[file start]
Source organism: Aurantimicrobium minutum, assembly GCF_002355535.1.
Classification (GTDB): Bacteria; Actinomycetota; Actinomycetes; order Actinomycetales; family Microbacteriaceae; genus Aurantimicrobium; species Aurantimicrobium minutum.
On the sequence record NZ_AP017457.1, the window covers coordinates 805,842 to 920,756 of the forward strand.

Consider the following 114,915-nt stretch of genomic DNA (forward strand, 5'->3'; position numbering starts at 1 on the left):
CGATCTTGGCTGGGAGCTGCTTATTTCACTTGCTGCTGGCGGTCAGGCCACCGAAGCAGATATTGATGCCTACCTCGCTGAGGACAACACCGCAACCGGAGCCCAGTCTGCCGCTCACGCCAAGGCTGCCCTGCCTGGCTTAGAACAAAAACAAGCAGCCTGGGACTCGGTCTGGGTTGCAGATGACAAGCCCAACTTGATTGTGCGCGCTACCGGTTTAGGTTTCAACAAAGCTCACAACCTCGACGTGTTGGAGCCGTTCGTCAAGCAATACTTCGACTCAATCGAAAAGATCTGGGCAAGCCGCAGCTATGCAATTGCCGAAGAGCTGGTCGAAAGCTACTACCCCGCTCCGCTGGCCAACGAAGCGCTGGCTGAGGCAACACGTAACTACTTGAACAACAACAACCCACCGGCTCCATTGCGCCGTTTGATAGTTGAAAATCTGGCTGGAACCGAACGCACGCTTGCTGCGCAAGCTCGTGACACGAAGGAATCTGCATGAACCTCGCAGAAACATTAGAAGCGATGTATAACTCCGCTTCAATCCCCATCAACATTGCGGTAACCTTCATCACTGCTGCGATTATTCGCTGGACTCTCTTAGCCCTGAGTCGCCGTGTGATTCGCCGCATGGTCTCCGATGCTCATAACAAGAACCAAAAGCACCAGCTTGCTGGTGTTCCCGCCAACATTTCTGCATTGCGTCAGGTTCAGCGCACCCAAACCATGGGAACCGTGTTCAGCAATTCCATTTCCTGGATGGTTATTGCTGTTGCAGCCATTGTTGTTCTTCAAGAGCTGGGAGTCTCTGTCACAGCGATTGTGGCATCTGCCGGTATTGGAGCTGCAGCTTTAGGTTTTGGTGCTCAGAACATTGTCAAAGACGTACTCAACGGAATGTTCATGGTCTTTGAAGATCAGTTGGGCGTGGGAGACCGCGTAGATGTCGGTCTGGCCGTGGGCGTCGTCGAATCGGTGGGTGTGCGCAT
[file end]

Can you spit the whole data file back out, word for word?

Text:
Source organism: Aurantimicrobium minutum, assembly GCF_002355535.1.
Classification (GTDB): Bacteria; Actinomycetota; Actinomycetes; order Actinomycetales; family Microbacteriaceae; genus Aurantimicrobium; species Aurantimicrobium minutum.
On the sequence record NZ_AP017457.1, the window covers coordinates 805,842 to 920,756 of the forward strand.

Consider the following 114,915-nt stretch of genomic DNA (forward strand, 5'->3'; position numbering starts at 1 on the left):
CGATCTTGGCTGGGAGCTGCTTATTTCACTTGCTGCTGGCGGTCAGGCCACCGAAGCAGATATTGATGCCTACCTCGCTGAGGACAACACCGCAACCGGAGCCCAGTCTGCCGCTCACGCCAAGGCTGCCCTGCCTGGCTTAGAACAAAAACAAGCAGCCTGGGACTCGGTCTGGGTTGCAGATGACAAGCCCAACTTGATTGTGCGCGCTACCGGTTTAGGTTTCAACAAAGCTCACAACCTCGACGTGTTGGAGCCGTTCGTCAAGCAATACTTCGACTCAATCGAAAAGATCTGGGCAAGCCGCAGCTATGCAATTGCCGAAGAGCTGGTCGAAAGCTACTACCCCGCTCCGCTGGCCAACGAAGCGCTGGCTGAGGCAACACGTAACTACTTGAACAACAACAACCCACCGGCTCCATTGCGCCGTTTGATAGTTGAAAATCTGGCTGGAACCGAACGCACGCTTGCTGCGCAAGCTCGTGACACGAAGGAATCTGCATGAACCTCGCAGAAACATTAGAAGCGATGTATAACTCCGCTTCAATCCCCATCAACATTGCGGTAACCTTCATCACTGCTGCGATTATTCGCTGGACTCTCTTAGCCCTGAGTCGCCGTGTGATTCGCCGCATGGTCTCCGATGCTCATAACAAGAACCAAAAGCACCAGCTTGCTGGTGTTCCCGCCAACATTTCTGCATTGCGTCAGGTTCAGCGCACCCAAACCATGGGAACCGTGTTCAGCAATTCCATTTCCTGGATGGTTATTGCTGTTGCAGCCATTGTTGTTCTTCAAGAGCTGGGAGTCTCTGTCACAGCGATTGTGGCATCTGCCGGTATTGGAGCTGCAGCTTTAGGTTTTGGTGCTCAGAACATTGTCAAAGACGTACTCAACGGAATGTTCATGGTCTTTGAAGATCAGTTGGGCGTGGGAGACCGCGTAGATGTCGGTCTGGCCGTGGGCGTCGTCGAATCGGTGGGTGTGCGCAT